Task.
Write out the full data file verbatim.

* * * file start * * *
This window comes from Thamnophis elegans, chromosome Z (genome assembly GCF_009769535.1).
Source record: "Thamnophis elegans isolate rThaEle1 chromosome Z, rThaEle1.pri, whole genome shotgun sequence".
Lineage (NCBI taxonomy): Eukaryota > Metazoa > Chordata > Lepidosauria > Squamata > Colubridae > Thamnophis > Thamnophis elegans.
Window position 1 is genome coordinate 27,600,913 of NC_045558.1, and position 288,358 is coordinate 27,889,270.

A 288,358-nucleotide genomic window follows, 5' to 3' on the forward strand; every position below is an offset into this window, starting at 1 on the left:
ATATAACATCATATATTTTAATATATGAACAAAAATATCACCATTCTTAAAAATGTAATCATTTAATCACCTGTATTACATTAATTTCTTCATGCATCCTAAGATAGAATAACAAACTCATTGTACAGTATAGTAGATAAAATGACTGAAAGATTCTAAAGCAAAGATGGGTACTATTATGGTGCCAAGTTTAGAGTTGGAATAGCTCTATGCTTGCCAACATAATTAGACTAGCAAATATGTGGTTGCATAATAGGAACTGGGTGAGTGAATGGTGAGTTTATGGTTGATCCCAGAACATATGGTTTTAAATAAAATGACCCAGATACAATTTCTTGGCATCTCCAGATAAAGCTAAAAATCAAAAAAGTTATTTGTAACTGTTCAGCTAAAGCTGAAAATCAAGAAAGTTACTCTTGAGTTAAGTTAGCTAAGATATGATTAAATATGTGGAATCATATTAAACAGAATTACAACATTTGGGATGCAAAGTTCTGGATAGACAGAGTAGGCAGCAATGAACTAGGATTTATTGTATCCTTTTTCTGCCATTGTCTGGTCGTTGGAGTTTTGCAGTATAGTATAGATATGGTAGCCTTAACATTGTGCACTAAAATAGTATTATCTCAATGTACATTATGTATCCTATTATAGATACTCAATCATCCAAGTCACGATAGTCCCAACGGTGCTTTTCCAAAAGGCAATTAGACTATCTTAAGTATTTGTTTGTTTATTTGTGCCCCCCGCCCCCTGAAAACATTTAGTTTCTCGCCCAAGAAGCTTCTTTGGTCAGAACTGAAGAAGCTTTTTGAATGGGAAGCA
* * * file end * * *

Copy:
This window comes from Thamnophis elegans, chromosome Z (genome assembly GCF_009769535.1).
Source record: "Thamnophis elegans isolate rThaEle1 chromosome Z, rThaEle1.pri, whole genome shotgun sequence".
Lineage (NCBI taxonomy): Eukaryota > Metazoa > Chordata > Lepidosauria > Squamata > Colubridae > Thamnophis > Thamnophis elegans.
Window position 1 is genome coordinate 27,600,913 of NC_045558.1, and position 288,358 is coordinate 27,889,270.

A 288,358-nucleotide genomic window follows, 5' to 3' on the forward strand; every position below is an offset into this window, starting at 1 on the left:
ATATAACATCATATATTTTAATATATGAACAAAAATATCACCATTCTTAAAAATGTAATCATTTAATCACCTGTATTACATTAATTTCTTCATGCATCCTAAGATAGAATAACAAACTCATTGTACAGTATAGTAGATAAAATGACTGAAAGATTCTAAAGCAAAGATGGGTACTATTATGGTGCCAAGTTTAGAGTTGGAATAGCTCTATGCTTGCCAACATAATTAGACTAGCAAATATGTGGTTGCATAATAGGAACTGGGTGAGTGAATGGTGAGTTTATGGTTGATCCCAGAACATATGGTTTTAAATAAAATGACCCAGATACAATTTCTTGGCATCTCCAGATAAAGCTAAAAATCAAAAAAGTTATTTGTAACTGTTCAGCTAAAGCTGAAAATCAAGAAAGTTACTCTTGAGTTAAGTTAGCTAAGATATGATTAAATATGTGGAATCATATTAAACAGAATTACAACATTTGGGATGCAAAGTTCTGGATAGACAGAGTAGGCAGCAATGAACTAGGATTTATTGTATCCTTTTTCTGCCATTGTCTGGTCGTTGGAGTTTTGCAGTATAGTATAGATATGGTAGCCTTAACATTGTGCACTAAAATAGTATTATCTCAATGTACATTATGTATCCTATTATAGATACTCAATCATCCAAGTCACGATAGTCCCAACGGTGCTTTTCCAAAAGGCAATTAGACTATCTTAAGTATTTGTTTGTTTATTTGTGCCCCCCGCCCCCTGAAAACATTTAGTTTCTCGCCCAAGAAGCTTCTTTGGTCAGAACTGAAGAAGCTTTTTGAATGGGAAGCA